Bragg, in an interview, said he planned to “reboot” the sex crimes bureau “from the ground up” by assessing its leadership and staff with input from survivors. He said that he also intended to evaluate why certain cases are rejected and that the likelihood of a conviction should not be a determining factor.
Although the number of rape reports made to police jumped around 20% after Weinstein’s behavior was exposed, it is difficult to determine how strong or weak those additional cases were. The number of cases closed by Manhattan prosecutors — by winning convictions, dropping the cases or securing pleas to lesser charges — has not deviated much each year from the average over the past decade.
Facing protests over his office’s handling of sexual assault cases, Vance commissioned a study of his sex crimes bureau by AEquitas, a nonprofit that provides prosecutors with resources on violence against women.
The study, completed in November and provided to The New York Times by Vance’s office, found that prosecutors “do not always fully explore alternative ways of achieving a just result,” like bringing different charges or searching for more evidence.
The study, based on interviews with prosecutors, police investigators, victims and others, described a perception that decisions about which cases to pursue were based on the likelihood of a conviction and that more challenging cases — such as those that involved acquaintances or intoxication — were often rejected. The report also found that some of those interviewed believed that prosecutors “default to disbelieving victims” until they prove their credibility.
Based on that view, the report said, the culture within the office “creates an expectation” that prosecutors win cases and that they tend “not to pursue cases that they believe to be especially challenging.”
Responding to ongoing public criticism, Vance has implemented trainings for the bureau centered on the effects of trauma on victims, as well as on sexual assault in the LGBTQ community, and on alcohol-facilitated rape, said Audrey Moore, a first assistant district attorney. The sex crimes unit also has new leadership.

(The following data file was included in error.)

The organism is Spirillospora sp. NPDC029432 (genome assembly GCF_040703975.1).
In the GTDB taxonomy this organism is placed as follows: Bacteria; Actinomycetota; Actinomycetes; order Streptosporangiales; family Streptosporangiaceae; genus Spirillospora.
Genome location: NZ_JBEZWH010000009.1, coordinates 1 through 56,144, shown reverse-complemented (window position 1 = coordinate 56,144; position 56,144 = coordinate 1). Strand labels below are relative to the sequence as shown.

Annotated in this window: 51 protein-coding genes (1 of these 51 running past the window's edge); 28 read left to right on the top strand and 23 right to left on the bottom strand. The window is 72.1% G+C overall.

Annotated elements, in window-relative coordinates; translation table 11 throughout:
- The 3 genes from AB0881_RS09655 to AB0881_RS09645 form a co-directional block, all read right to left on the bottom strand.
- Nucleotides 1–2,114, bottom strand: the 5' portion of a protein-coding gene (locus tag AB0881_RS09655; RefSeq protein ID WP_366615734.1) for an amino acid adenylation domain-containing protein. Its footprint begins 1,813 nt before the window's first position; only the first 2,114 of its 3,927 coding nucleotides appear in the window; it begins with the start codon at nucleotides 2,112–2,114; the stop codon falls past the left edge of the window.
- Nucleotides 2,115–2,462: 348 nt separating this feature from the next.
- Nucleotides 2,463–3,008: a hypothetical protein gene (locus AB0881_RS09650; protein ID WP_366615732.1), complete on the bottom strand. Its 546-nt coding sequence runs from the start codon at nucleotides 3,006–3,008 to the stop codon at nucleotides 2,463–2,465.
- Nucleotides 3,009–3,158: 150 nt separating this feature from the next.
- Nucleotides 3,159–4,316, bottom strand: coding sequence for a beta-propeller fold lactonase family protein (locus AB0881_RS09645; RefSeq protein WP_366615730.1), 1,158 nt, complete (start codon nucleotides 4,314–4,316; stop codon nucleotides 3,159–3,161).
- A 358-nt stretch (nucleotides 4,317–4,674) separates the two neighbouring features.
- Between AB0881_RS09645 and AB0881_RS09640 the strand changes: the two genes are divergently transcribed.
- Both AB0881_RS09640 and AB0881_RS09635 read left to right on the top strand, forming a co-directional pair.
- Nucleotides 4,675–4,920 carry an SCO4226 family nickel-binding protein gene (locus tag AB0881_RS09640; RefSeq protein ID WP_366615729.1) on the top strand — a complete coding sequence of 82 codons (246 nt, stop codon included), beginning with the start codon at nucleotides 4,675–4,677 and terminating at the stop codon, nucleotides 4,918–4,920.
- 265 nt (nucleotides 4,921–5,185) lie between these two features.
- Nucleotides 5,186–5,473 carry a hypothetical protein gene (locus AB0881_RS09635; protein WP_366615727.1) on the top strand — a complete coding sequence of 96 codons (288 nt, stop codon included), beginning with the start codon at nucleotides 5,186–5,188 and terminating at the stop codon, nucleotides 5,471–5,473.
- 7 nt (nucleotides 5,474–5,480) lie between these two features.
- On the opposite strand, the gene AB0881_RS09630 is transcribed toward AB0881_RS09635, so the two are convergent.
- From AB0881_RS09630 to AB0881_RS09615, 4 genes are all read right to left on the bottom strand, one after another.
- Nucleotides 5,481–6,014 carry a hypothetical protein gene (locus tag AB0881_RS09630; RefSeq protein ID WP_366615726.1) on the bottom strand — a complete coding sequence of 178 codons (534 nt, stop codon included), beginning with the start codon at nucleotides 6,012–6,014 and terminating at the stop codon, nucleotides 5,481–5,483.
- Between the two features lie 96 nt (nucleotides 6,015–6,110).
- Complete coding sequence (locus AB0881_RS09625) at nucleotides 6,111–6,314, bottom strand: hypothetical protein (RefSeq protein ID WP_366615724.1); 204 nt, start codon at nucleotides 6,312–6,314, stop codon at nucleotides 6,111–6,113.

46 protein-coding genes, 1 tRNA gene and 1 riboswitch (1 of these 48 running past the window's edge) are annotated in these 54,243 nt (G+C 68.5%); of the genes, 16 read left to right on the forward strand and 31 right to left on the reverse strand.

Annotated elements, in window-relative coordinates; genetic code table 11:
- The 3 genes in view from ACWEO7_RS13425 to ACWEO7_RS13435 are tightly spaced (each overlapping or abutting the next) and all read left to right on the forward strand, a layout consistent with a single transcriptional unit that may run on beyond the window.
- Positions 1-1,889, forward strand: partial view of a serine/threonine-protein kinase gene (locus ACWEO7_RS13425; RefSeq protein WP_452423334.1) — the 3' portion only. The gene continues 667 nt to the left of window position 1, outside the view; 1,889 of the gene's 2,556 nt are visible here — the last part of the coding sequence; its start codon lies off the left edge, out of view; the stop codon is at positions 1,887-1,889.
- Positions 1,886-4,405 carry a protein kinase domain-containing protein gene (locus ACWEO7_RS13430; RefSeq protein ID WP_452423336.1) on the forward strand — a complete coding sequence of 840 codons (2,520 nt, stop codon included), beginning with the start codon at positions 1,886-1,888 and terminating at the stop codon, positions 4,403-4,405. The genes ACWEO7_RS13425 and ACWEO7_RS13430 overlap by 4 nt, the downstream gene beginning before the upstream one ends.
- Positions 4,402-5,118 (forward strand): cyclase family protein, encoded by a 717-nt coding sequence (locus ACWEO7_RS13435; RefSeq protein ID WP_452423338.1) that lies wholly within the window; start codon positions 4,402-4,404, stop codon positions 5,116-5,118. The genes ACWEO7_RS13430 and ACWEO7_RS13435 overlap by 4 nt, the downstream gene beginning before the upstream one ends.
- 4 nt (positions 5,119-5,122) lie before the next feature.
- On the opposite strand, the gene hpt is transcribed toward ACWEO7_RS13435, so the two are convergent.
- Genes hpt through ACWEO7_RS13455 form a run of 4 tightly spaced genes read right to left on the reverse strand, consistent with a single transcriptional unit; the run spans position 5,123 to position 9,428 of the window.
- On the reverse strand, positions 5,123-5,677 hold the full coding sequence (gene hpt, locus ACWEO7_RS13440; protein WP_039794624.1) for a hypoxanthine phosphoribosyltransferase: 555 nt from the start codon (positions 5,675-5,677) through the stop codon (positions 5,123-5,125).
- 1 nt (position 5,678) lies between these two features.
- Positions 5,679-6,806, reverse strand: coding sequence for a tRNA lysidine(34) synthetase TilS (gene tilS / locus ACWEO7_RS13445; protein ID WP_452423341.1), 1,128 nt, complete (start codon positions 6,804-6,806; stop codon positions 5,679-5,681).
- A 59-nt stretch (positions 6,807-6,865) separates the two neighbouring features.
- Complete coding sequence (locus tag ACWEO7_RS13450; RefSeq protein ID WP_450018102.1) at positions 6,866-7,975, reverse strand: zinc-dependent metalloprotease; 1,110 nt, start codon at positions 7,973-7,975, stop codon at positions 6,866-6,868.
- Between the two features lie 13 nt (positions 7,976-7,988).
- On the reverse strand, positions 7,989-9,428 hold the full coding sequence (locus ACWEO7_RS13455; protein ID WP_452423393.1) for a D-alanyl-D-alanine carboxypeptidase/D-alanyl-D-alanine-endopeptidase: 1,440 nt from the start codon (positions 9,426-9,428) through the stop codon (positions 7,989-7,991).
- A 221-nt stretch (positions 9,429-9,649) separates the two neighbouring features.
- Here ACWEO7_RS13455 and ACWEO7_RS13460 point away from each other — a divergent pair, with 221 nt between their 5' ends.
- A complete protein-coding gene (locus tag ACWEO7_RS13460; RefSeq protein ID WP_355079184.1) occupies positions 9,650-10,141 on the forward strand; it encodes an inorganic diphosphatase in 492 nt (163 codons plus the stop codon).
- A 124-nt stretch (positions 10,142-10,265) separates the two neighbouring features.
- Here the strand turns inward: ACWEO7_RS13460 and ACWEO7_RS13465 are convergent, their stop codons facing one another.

Vance, in an interview, said his office must reckon with its handling of people who report sexual assault.
“At the end of the day, if the perception is that lawyers in our office are short or in anyway disrespectful to victims, that’s unacceptable,” Vance said. “We as an office need to deal with it and educate our assistants on how to be better at their interactions with survivors and victims.”
The experiences of women like Duong raise questions for prosecutors like Bragg and lawmakers, who have been reconsidering New York’s rape laws. How should prosecutors approach cases where victims’ accounts are credible but may be difficult to prove in court? Should the state’s laws make convictions in such cases easier to win? And how should the criminal justice system balance the rights of the accused with a modern understanding of sexual violence?
The Times reviewed three cases from 2017 in which prosecutors eventually decided not to pursue charges against the men accused of rape, interviewing more than two dozen witnesses, friends, relatives, lawyers and investigators as well as reviewing police documents, medical records, emails and audio recordings.
The Times learned about the cases from an advocate for victims of rape and a Manhattan defense lawyer troubled by a case’s outcome. Duong contacted the Times directly about her case.
The women who reported being raped said prosecutors appeared overworked, were unresponsive and treated initial conversations like cross-examinations. Their cases also demonstrated the inherent complications in prosecuting cases beyond a reasonable doubt — even when the accuser herself has no doubt at all.